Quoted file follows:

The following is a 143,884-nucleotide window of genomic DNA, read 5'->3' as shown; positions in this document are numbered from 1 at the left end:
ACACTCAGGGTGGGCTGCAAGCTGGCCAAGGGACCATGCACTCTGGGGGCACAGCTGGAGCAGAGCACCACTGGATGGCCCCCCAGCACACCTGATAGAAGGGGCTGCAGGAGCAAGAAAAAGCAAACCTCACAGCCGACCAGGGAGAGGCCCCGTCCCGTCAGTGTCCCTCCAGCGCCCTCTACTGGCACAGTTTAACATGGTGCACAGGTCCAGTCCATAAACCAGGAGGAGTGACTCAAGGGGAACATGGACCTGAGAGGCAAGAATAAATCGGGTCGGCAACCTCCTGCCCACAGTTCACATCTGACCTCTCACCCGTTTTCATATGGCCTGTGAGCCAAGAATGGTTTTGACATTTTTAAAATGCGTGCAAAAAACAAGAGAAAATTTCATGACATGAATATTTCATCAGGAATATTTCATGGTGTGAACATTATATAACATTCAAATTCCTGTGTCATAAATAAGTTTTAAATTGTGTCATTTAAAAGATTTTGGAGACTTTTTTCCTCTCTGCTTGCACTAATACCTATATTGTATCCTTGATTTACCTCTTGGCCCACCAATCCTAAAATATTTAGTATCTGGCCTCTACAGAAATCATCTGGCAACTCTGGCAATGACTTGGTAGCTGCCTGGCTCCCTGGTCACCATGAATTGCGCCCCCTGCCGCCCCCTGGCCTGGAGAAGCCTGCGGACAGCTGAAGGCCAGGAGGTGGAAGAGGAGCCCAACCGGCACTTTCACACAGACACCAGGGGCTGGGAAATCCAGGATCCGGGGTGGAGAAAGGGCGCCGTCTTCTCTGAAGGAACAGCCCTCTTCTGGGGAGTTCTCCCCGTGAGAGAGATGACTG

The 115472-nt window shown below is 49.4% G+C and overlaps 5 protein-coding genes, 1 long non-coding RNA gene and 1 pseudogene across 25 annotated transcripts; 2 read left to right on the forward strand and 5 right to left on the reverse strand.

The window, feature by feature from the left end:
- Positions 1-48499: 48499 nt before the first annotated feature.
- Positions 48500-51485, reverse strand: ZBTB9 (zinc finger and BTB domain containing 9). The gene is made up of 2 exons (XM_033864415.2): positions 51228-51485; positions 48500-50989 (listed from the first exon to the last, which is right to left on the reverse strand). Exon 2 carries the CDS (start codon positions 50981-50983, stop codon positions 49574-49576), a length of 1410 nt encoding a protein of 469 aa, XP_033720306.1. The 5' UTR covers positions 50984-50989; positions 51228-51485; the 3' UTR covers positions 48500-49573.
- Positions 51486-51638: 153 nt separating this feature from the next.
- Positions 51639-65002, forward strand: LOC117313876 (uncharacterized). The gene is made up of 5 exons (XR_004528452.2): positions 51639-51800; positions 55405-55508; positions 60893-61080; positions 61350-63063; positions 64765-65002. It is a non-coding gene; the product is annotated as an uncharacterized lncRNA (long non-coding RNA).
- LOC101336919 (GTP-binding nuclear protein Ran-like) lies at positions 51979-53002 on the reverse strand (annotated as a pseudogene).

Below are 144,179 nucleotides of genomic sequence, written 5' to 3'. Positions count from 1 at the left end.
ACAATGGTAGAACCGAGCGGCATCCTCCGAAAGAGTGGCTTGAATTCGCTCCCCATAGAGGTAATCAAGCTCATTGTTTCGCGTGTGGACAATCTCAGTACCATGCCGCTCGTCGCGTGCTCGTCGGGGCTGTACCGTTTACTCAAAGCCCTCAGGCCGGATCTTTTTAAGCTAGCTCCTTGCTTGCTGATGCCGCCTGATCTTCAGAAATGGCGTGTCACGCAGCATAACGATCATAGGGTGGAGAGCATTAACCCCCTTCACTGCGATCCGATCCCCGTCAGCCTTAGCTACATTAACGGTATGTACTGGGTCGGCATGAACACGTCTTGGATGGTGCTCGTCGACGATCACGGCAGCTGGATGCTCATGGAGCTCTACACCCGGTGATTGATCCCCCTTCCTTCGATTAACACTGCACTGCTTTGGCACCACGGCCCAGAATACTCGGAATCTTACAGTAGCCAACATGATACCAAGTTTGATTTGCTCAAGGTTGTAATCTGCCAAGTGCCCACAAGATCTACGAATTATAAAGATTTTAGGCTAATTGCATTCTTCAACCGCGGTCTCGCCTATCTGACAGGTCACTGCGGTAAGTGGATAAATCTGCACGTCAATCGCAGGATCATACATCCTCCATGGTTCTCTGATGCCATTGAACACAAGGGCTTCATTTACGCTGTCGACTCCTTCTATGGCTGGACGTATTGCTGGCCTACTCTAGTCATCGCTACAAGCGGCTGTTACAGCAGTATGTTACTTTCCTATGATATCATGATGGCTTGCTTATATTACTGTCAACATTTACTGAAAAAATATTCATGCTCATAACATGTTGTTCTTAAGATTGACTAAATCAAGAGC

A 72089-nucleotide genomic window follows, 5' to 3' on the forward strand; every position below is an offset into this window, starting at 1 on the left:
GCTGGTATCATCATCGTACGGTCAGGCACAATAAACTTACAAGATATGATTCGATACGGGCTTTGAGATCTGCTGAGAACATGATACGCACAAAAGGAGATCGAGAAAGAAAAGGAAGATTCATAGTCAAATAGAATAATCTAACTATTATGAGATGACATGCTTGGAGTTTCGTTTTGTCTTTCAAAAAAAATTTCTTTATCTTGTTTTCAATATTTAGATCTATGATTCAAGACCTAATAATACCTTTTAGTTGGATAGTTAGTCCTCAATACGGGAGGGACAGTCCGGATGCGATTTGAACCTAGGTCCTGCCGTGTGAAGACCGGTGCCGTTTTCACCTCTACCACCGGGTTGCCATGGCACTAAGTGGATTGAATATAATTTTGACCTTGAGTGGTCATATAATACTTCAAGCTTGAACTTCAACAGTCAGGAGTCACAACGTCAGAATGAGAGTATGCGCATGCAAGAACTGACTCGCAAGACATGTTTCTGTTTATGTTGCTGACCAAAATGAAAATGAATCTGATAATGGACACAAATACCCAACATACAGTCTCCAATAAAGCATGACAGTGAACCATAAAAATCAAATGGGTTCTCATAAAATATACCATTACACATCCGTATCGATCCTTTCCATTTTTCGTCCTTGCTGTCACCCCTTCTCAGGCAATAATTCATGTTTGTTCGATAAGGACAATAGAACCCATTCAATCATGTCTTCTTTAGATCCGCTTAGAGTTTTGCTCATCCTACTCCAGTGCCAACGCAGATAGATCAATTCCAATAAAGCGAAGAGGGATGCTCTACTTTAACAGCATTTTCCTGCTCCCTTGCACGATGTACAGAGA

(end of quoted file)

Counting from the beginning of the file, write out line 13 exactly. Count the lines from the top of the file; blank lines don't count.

GCTGGTATCATCATCGTACGGTCAGGCACAATAAACTTACAAGATATGATTCGATACGGGCTTTGAGATCTGCTGAGAACATGATACGCACAAAAGGAGATCGAGAAAGAAAAGGAAGATTCATAGTCAAATAGAATAATCTAACTATTATGAGATGACATGCTTGGAGTTTCGTTTTGTCTTTCAAAAAAAATTTCTTTATCTTGTTTTCAATATTTAGATCTATGATTCAAGACCTAATAATACCTTTTAGTTGGATAGTTAGTCCTCAATACGGGAGGGACAGTCCGGATGCGATTTGAACCTAGGTCCTGCCGTGTGAAGACCGGTGCCGTTTTCACCTCTACCACCGGGTTGCCATGGCACTAAGTGGATTGAATATAATTTTGACCTTGAGTGGTCATATAATACTTCAAGCTTGAACTTCAACAGTCAGGAGTCACAACGTCAGAATGAGAGTATGCGCATGCAAGAACTGACTCGCAAGACATGTTTCTGTTTATGTTGCTGACCAAAATGAAAATGAATCTGATAATGGACACAAATACCCAACATACAGTCTCCAATAAAGCATGACAGTGAACCATAAAAATCAAATGGGTTCTCATAAAATATACCATTACACATCCGTATCGATCCTTTCCATTTTTCGTCCTTGCTGTCACCCCTTCTCAGGCAATAATTCATGTTTGTTCGATAAGGACAATAGAACCCATTCAATCATGTCTTCTTTAGATCCGCTTAGAGTTTTGCTCATCCTACTCCAGTGCCAACGCAGATAGATCAATTCCAATAAAGCGAAGAGGGATGCTCTACTTTAACAGCATTTTCCTGCTCCCTTGCACGATGTACAGAGA